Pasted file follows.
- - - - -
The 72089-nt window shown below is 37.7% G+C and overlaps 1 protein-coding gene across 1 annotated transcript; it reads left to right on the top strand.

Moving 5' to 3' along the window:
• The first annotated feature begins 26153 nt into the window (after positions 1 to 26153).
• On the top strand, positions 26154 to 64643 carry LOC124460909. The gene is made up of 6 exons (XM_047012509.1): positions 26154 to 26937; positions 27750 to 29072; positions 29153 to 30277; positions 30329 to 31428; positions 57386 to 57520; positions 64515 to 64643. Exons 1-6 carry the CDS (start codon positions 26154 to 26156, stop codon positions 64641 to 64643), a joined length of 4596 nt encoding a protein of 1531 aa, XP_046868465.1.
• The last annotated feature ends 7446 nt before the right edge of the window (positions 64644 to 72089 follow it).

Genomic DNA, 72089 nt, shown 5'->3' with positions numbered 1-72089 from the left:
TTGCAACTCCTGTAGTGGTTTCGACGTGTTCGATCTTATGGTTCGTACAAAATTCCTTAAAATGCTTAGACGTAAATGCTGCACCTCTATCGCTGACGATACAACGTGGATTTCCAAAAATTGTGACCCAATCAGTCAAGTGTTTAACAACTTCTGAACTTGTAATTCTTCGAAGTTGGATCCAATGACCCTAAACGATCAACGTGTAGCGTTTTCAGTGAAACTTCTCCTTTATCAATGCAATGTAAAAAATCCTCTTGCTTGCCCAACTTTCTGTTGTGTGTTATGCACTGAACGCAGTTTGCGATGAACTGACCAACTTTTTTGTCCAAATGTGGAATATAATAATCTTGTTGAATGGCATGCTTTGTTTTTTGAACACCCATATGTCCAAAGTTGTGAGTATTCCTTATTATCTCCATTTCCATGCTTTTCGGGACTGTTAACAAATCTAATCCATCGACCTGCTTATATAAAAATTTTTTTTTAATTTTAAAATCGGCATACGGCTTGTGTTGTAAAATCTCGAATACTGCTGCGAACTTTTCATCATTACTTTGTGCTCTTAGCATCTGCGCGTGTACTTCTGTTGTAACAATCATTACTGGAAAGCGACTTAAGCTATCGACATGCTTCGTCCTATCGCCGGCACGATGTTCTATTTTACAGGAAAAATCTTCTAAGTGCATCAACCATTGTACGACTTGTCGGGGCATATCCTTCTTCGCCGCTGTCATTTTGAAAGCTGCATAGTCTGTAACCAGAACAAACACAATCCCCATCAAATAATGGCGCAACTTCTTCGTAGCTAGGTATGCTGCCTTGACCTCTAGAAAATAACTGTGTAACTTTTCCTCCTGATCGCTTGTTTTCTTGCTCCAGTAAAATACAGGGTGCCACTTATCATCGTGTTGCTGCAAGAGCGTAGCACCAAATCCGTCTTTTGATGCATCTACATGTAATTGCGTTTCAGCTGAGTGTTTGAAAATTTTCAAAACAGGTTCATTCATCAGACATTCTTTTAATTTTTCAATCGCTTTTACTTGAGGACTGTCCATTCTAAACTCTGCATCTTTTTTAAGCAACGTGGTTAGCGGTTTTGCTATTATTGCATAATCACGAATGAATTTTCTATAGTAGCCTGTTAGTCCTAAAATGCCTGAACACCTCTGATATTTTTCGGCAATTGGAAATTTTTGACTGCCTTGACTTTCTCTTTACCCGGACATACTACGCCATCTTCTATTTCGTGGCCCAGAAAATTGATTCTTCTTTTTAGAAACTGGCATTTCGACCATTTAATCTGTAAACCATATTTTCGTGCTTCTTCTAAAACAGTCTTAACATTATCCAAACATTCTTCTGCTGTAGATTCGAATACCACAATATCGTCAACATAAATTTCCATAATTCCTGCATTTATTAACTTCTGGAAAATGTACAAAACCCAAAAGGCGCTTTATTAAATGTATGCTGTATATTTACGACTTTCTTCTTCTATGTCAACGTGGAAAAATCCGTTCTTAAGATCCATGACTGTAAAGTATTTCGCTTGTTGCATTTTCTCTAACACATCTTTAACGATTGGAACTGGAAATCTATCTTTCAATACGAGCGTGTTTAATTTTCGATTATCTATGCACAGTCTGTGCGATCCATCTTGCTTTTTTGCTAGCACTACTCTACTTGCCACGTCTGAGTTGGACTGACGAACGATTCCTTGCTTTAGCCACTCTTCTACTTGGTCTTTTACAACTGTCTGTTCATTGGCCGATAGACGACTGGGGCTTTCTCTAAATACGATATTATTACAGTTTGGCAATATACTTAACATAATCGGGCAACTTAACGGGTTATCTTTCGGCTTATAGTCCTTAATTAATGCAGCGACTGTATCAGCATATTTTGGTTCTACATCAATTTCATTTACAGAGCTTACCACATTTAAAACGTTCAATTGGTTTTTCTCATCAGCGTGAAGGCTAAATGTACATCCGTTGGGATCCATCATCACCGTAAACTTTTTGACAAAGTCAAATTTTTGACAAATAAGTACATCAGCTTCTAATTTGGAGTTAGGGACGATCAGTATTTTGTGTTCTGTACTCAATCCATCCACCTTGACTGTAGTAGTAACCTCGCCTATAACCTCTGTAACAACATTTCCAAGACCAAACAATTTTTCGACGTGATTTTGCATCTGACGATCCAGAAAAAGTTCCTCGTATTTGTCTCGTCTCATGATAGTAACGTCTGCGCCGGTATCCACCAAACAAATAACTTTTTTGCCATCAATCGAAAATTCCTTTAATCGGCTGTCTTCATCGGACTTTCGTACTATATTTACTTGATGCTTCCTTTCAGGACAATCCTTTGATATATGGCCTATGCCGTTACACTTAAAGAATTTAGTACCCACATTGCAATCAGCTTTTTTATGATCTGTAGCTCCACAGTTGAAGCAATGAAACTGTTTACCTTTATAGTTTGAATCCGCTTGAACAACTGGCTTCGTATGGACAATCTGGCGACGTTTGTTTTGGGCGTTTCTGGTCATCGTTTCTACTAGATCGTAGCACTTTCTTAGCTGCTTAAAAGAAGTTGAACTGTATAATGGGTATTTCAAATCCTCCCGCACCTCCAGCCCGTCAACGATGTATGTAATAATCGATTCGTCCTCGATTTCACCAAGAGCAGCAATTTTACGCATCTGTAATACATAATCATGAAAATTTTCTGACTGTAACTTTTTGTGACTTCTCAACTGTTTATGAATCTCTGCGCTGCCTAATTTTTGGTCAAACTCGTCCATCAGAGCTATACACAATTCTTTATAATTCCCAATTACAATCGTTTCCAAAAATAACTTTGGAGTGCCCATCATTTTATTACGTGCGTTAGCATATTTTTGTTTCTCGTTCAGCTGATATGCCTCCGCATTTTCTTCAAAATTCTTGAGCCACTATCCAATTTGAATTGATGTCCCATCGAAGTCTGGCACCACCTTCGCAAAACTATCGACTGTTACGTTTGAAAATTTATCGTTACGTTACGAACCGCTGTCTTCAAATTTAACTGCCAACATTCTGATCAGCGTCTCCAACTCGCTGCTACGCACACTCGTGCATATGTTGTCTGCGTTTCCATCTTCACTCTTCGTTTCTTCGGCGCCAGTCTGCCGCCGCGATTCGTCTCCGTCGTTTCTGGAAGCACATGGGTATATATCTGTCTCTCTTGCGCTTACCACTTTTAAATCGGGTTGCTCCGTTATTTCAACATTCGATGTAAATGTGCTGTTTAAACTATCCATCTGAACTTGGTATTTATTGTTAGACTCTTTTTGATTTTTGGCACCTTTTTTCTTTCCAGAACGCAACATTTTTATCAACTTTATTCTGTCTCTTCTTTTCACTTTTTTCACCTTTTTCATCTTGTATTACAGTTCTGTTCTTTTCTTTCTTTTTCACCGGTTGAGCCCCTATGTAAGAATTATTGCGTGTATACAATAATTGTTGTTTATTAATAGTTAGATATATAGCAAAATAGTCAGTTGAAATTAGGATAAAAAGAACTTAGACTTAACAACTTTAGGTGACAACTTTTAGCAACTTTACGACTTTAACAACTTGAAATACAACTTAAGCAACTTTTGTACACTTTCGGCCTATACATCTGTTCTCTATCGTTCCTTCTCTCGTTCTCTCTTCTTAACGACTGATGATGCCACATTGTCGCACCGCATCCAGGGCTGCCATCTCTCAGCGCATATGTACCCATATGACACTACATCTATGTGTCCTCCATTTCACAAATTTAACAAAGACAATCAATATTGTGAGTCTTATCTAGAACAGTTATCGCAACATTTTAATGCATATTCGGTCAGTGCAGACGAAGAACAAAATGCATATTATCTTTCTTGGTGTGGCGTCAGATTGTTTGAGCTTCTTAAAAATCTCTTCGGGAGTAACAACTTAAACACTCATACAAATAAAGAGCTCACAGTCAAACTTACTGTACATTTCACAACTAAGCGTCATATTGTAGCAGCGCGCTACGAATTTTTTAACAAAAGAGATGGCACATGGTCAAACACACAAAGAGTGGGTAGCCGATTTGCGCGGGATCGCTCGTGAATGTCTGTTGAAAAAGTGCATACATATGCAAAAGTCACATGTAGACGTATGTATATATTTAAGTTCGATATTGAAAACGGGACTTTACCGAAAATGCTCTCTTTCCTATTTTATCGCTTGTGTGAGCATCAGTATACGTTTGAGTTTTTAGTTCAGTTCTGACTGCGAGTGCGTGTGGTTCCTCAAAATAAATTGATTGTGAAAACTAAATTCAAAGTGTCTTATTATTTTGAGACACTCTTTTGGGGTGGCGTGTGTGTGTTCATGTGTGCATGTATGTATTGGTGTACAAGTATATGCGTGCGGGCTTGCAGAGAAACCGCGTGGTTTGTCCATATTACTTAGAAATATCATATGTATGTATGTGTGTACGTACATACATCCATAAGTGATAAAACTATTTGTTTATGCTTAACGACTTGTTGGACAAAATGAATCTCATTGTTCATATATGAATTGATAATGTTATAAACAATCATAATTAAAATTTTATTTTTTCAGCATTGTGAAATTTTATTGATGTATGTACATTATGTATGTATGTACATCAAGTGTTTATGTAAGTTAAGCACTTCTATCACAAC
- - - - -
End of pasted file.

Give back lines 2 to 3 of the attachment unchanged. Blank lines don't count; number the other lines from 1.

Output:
Moving 5' to 3' along the window:
• The first annotated feature begins 26153 nt into the window (after positions 1 to 26153).